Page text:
L-Carnitine Supplementation to Diet: A New Tool in Treatment of Nonalcoholic Steatohepatitis—A Randomized and Controlled Clinical Trial

Mariano Malaguarnera AP; Maria Pia Gargante MD; Cristina Russo MD; Tijana Antic MD; Marco Vacante MD; Michele Malaguarnera MD; Teresio Avitabile; Giovanni Li Volti AP; Fabio Galvano AP

Disclosures

Am J Gastroenterol 

In This Article

Results

The patients were enrolled between January 2001 and March 2003. Eighty patients suspected of having NASH were evaluated and 74 patients were enrolled in the study. Reasons for exclusion included patient's unwillingness to undergo liver biopsy (n=4) and normalization of aminotransferase levels during the prerandomization phase (n=2) (Figure 1).

Biochemical Responses

Effects of L-carnitine on Liver Enzymes At the end of the evaluation (24 weeks), subjects treated with L-carnitine plus diet compared with placebo plus diet group showed significant differences in aspartate aminotransferase (P=0.000), ALT (P=0.000), γ-GT (P=0.007) ( Table 2 ).

Effects of L-carnitine on Lipid Profile At 24 weeks, L-carnitine plus diet-treated patients compared with placebo plus diet group showed significant difference in total cholesterol (P=0.000) and LDL cholesterol (P=0.000) ( Table 2 ).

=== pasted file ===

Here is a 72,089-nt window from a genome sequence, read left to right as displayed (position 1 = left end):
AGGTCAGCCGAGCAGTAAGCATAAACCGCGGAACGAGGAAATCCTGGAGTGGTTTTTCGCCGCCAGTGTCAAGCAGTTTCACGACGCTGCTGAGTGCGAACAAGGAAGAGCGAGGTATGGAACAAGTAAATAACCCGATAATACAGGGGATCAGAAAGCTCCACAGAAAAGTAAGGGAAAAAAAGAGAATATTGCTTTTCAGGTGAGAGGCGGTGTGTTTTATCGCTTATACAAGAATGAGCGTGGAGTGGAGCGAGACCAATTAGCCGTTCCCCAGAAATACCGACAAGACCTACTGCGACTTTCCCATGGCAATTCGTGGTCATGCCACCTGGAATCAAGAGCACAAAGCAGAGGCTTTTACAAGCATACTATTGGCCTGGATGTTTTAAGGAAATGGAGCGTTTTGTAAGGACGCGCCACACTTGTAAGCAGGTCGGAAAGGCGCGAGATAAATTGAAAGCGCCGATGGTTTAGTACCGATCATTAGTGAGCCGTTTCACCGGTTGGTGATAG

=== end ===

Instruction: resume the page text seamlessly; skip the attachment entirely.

Effects of L-carnitine on Glycometabolic Profile At the end of the study period, we observed that L-carnitine plus diet compared with placebo plus diet showed a significant decrease in plasma glucose level (P=0.000) and HOMA-IR (P=0.000) ( Table 2 ).

Effects of L-carnitine on Inflammation Factors At the end of 24 weeks, L-carnitine plus diet compared with placebo plus diet group showed significant decreases in CRP (P=0.004) and TNF-α (P=0.000) ( Table 2 ).

Histological Responses

Repeat liver biopsies were available on all 36 patients treated with L-carnitine. Each of the component features of the NASH-activity index (steatosis, parenchymal inflammation, and hepatocellular injury) improved significantly, as did fibrosis and Mallory bodies. Thirty-one patients (86%) had improvement in fibrosis scores (17 patients had one level reduction, 12 had two levels reduction, and 2 had three levels reduction of fibrosis score). Fibrosis scores were unchanged in five patients (14%).

Overall, the mean NASH-activity score decreased from 9.42 (range, 8–11) at baseline to 3.19 (range, 1–8) at 24 weeks. The NASH-activity score decreased by at least two points in all patients. A histological response was defined as a reduction in the NASH-activity index by three points or more with improvements of at least one point each in steatosis, parenchymal inflammation, and hepatocellular injury. Using this strict definition, 35 patients (97%) had a histological response ( Table 3 ).

Tolerability Both L-carnitine and placebo were well tolerated in 100% of patients. In the group treated with L-carnitine, one patient reported nausea, two moderate headache, and two abdominal pain. In the placebo group, two patients reported diarrhea, one moderate headache, and two fatigue. Patients were evaluated at baseline, after 1 month, and for next 6 months every 4 weeks.

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